Some market insiders said Tuesday that Hyundai Group could undergo a liquidity crisis as its flagship unit, Hyundai Elevator, has faced a deadlock in its plan to raise equity capital by issuing additional stocks.
Their forecast came after financial authorities recently delayed approval of Hyundai Elevator’s application for a capital increase. Hyundai Elevator’s major shareholders include group chairwoman Hyun Jeong-eun and several group affiliates.
“While the company sought to issue 6 million fresh shares worth 217.5 billion won ($205 million), the Financial Supervisory Service has rejected the application,” an FSS official said.
Saying that the authorities demanded a revised proposal, he cited instability in the conglomerate’s shareholding structure and a recent drop in stock prices of major affiliates for the initial disapproval.
The company's second-largest shareholder -- Schindler Holding AG, which is headquartered in Switzerland as a European elevator manufacturer -- has argued that Hyundai Elevator and Hyundai Merchant Marine engaged in dubious intra-group funding or financial transactions.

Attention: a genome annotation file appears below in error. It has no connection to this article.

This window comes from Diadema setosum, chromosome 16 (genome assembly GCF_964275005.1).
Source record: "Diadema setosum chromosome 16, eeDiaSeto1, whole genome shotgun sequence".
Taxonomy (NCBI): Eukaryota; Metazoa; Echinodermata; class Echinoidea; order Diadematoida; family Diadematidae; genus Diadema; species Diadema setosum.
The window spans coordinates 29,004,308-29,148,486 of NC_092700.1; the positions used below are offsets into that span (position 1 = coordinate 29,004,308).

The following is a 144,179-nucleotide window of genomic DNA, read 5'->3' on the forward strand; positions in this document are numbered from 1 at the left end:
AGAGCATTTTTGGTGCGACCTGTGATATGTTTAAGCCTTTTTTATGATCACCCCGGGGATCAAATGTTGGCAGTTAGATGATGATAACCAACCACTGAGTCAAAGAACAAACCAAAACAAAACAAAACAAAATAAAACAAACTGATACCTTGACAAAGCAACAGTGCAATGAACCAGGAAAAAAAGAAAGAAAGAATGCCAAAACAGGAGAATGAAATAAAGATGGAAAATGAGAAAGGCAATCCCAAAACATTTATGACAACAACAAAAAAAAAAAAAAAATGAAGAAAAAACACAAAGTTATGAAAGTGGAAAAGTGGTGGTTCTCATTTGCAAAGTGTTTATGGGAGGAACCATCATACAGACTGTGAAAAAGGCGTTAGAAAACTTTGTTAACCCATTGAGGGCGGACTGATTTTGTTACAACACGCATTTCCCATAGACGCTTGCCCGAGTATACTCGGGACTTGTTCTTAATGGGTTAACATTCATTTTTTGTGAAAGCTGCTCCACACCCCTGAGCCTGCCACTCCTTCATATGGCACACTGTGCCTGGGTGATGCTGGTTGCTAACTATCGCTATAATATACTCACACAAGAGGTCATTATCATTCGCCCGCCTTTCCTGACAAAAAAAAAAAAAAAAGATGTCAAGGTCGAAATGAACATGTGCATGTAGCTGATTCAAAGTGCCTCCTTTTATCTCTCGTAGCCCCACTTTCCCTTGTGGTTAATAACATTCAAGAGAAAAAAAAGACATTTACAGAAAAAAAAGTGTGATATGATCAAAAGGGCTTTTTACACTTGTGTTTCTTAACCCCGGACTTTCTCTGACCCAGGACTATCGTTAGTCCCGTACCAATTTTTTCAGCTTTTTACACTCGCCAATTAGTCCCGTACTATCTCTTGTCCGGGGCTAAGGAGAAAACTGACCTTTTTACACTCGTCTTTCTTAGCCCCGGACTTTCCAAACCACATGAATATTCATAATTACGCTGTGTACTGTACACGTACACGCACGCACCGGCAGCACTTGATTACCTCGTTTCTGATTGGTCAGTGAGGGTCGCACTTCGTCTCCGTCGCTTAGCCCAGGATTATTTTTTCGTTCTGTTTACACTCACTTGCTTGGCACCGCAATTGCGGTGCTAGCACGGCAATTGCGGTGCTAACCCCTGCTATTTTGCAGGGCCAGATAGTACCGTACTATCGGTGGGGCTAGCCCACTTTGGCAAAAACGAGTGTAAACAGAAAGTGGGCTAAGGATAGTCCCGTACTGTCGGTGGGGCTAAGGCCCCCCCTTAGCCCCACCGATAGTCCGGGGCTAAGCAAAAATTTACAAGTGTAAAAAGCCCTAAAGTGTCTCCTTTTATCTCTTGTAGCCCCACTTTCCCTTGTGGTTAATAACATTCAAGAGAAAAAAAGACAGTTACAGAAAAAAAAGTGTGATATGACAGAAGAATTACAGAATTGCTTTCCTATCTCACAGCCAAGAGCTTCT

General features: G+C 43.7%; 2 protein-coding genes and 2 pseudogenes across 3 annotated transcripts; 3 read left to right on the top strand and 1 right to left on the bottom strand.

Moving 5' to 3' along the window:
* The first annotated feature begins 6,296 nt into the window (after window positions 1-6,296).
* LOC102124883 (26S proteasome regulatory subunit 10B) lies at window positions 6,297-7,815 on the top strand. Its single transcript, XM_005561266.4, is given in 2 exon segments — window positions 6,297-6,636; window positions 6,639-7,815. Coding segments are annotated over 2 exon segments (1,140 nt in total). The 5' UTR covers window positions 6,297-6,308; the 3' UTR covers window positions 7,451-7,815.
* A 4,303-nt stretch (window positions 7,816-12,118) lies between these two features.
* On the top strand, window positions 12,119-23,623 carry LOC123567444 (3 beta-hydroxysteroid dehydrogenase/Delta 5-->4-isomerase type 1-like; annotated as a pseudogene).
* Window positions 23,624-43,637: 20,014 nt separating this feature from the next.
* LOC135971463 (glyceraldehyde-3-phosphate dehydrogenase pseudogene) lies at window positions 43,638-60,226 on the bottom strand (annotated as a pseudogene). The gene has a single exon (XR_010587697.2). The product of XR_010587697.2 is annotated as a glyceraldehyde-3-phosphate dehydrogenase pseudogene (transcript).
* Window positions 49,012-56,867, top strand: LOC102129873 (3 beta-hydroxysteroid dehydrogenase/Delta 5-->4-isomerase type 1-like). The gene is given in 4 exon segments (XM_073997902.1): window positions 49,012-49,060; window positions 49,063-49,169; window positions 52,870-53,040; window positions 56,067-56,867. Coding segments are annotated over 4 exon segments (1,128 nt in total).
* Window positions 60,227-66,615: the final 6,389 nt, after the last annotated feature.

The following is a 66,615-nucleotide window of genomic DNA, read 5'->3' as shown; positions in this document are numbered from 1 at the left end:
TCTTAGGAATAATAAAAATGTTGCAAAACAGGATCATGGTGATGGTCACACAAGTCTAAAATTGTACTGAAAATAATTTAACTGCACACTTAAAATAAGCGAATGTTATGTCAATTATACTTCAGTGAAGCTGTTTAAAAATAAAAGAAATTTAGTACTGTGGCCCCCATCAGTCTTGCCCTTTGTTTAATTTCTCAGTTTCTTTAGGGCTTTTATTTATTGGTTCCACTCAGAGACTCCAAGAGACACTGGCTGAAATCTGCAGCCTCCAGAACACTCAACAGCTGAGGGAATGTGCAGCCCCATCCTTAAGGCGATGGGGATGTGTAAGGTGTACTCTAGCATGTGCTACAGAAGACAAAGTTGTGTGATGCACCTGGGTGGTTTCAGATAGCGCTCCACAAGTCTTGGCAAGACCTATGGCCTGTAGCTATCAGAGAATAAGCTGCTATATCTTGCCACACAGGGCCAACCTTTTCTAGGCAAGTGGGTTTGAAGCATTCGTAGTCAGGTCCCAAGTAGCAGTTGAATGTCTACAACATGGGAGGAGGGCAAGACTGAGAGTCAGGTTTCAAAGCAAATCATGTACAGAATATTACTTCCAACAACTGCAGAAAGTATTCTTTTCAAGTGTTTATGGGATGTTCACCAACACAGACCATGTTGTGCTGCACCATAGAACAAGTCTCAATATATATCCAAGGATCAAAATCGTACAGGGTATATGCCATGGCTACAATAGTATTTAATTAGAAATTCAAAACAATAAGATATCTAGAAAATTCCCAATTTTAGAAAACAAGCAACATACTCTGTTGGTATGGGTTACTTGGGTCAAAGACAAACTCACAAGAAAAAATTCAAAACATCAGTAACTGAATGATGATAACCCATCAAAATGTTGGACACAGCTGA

Chairwoman Hyun and friendly powers including Hyundai Logistics hold a 45 percent stake in Hyundai Elevator and Schindler Holding’s stake comes to 30.9 percent.
Market insiders say the group’s new stock issuance plan is somewhat aimed at hampering hostile takeover bids from foreign investors. “But Schindler Holding is poised to make the best of the opportunity in terms of further increasing its stake,” said a research analyst.
Meanwhile, the FSS also tackled stock prices of Hyundai Merchant Marine on the main bourse. Its stocks, which were traded at around 19,000 won per share in the third quarter, have dropped to the 10,000 won level.
Regulatory inspectors called for the group to publicize details on the affiliates’ financial derivatives trading on the basis of Hyundai Merchant Marine’s stocks.
Some regulatory officials downplayed the possible liquidity crisis of Hyundai Group at the current stage, stressing that it had secured cash-equivalent resources worth about 600 billion won.
By Kim Yon-se (firstname.lastname@example.org)